Right splits, Left gets six seats on new Congress ‘Mesa’

PSOE deputies applaud re-election of Meritxell Batet as President of Congress. Photo: Eduardo Parra/Europa Press via El País
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Parties on the progressive left managed to pick up an unprecedented six seats on the nine-member executive Mesa del Congreso of Spain’s 350-member lower parliamentary chamber, the result of a split vote between the conservative Partido Popular and far-right VOX parties that left the right-wing parties with just three seats on the Mesa.

Meritxell Batet of Spain’s Socialist party was re-elected to the Presidency of the Mesa in a second-round ballot, with the PSOE also winning the first Vice-Presidency; the PP and VOX picked up the second and third Vice-Presidencies.

The election of a far-right party to the Mesa Directiva is unprecedented in Spain and occurred despite an apparent effort by the Socialists and the farther-left Unidas Podemos coalition to vote tactically to erect a so-called cordón sanitario (literally, ‘quarantine’) to block the far-right from positions of influence in government, as has been done in France and Germany.

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But in voting for the lower-tier of Secretary positions on the Mesa, VOX’s refusal to engage with the PP in tactical voting that would have given a Secretary seat on the Mesa to centre-right Ciudadanos ultimately split the right-wing vote and allowed Unidas Podemos to win two of the four Secretary posts.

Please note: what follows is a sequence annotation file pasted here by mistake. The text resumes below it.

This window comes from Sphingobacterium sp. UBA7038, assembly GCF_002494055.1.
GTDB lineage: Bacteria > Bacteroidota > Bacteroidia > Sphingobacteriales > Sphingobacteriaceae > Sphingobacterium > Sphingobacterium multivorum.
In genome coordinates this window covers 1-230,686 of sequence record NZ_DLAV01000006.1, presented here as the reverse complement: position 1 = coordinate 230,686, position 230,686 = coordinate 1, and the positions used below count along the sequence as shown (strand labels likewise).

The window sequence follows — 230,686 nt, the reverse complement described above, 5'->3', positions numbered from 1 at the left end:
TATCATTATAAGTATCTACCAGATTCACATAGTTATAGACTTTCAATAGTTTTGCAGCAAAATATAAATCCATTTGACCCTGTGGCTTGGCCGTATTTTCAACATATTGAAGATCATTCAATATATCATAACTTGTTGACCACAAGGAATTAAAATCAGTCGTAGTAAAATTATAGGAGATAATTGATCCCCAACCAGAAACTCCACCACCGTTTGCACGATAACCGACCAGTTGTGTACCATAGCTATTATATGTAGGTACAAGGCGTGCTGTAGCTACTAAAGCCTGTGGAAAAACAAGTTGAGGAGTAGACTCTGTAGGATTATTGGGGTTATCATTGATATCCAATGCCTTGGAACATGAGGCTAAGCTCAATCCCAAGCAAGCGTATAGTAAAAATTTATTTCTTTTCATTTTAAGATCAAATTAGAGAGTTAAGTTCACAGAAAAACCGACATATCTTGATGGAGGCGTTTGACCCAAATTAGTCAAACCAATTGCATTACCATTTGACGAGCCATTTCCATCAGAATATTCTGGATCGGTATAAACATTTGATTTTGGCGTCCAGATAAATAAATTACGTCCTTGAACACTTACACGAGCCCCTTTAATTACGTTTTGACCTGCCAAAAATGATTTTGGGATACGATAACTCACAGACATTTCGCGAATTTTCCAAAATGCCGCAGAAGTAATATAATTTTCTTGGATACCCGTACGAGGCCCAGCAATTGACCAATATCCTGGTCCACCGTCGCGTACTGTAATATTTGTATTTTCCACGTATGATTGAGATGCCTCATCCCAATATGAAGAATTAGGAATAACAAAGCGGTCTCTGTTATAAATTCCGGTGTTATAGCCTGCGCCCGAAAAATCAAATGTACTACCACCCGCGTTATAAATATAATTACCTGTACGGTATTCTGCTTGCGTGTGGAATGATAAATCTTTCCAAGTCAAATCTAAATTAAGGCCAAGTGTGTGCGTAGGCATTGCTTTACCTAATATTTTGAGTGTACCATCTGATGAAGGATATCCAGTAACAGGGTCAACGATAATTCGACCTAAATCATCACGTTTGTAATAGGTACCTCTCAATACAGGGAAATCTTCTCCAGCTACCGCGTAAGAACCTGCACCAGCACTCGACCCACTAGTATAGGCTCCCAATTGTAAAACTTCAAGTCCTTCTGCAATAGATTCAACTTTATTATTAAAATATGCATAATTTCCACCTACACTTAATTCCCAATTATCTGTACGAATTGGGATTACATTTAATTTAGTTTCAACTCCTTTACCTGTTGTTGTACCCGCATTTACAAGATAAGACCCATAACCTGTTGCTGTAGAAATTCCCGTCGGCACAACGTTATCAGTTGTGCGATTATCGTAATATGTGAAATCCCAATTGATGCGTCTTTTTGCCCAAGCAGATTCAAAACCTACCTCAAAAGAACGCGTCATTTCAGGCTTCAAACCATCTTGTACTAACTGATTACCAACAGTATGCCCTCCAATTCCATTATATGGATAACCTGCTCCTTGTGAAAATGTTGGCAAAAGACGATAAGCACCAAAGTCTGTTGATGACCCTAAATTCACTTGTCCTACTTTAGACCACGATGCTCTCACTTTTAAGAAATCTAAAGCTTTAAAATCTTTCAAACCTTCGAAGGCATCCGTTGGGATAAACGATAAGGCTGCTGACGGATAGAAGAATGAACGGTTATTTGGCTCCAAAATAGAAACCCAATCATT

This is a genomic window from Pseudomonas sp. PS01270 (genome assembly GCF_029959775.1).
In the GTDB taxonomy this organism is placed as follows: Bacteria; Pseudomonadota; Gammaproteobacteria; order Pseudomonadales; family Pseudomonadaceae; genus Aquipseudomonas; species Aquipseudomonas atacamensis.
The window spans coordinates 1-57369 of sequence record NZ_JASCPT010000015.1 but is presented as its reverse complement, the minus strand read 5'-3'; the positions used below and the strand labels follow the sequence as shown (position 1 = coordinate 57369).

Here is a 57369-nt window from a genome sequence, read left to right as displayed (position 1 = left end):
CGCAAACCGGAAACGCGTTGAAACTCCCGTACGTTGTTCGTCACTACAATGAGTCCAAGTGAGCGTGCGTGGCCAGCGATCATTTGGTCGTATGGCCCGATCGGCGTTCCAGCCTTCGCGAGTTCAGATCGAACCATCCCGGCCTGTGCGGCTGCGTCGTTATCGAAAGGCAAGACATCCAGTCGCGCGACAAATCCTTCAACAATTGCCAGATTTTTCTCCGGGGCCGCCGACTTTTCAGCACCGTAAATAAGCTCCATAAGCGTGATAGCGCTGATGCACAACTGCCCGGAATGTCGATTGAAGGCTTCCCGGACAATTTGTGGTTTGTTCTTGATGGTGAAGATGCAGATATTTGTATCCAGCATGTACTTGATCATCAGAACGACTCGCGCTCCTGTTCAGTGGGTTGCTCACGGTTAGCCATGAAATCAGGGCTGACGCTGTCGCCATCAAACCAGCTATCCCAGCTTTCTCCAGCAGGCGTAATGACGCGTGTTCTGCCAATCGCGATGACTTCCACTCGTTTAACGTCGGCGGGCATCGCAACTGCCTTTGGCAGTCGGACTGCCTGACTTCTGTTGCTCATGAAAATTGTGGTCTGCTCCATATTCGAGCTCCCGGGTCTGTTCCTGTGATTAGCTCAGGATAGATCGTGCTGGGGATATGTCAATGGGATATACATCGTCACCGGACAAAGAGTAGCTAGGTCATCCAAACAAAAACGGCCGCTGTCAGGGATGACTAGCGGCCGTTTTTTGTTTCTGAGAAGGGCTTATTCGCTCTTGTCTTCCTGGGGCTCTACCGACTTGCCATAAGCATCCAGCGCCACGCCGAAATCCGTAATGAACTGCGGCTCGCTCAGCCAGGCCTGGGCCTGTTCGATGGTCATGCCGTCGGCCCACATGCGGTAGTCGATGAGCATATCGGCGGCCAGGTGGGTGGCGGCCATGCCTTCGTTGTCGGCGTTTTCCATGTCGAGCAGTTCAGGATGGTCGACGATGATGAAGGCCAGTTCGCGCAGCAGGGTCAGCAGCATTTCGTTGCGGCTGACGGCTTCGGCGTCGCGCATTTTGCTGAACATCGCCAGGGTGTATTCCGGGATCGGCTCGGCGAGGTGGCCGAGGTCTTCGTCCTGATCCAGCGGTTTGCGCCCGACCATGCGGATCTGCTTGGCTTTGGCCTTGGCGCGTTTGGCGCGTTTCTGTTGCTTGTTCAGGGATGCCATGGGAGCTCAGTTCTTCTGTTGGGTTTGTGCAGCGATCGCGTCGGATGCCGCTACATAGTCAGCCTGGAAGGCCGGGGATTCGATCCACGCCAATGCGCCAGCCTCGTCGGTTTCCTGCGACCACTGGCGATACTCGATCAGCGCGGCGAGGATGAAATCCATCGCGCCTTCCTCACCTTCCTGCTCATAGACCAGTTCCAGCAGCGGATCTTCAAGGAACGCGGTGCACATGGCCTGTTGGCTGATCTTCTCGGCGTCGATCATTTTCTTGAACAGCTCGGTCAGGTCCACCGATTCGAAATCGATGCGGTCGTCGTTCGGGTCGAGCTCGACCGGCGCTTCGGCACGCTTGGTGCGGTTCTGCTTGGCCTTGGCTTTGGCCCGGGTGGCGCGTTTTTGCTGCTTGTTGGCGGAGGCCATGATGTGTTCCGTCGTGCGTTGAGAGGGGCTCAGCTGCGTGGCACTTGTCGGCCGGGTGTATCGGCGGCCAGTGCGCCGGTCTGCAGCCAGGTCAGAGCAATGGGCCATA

The Presidency of the Mesa del Congreso is significant, in that the President orders the agenda for all debates and voting in plenary sessions of Congress and is responsible for maintaining order and can sanction congressional deputies for violation of rules and regulations. Other seats on the Mesa are largely symbolic, however, since the party with the most seats in Congress usually holds sway with a majority of votes.

In the new legislative session, the Socialists and Unidas Podemos combined will hold six of the nine seats. At the very least, that should ensure that if acting President Pedro Sánchez of the Socialist party is able to form a new government in coalition with Unidas Podemos, there will be little opposition from within the Mesa to the ability of the progressive left to set the agenda for discussion and debate of fiscal and social legislation in the new legislative session.

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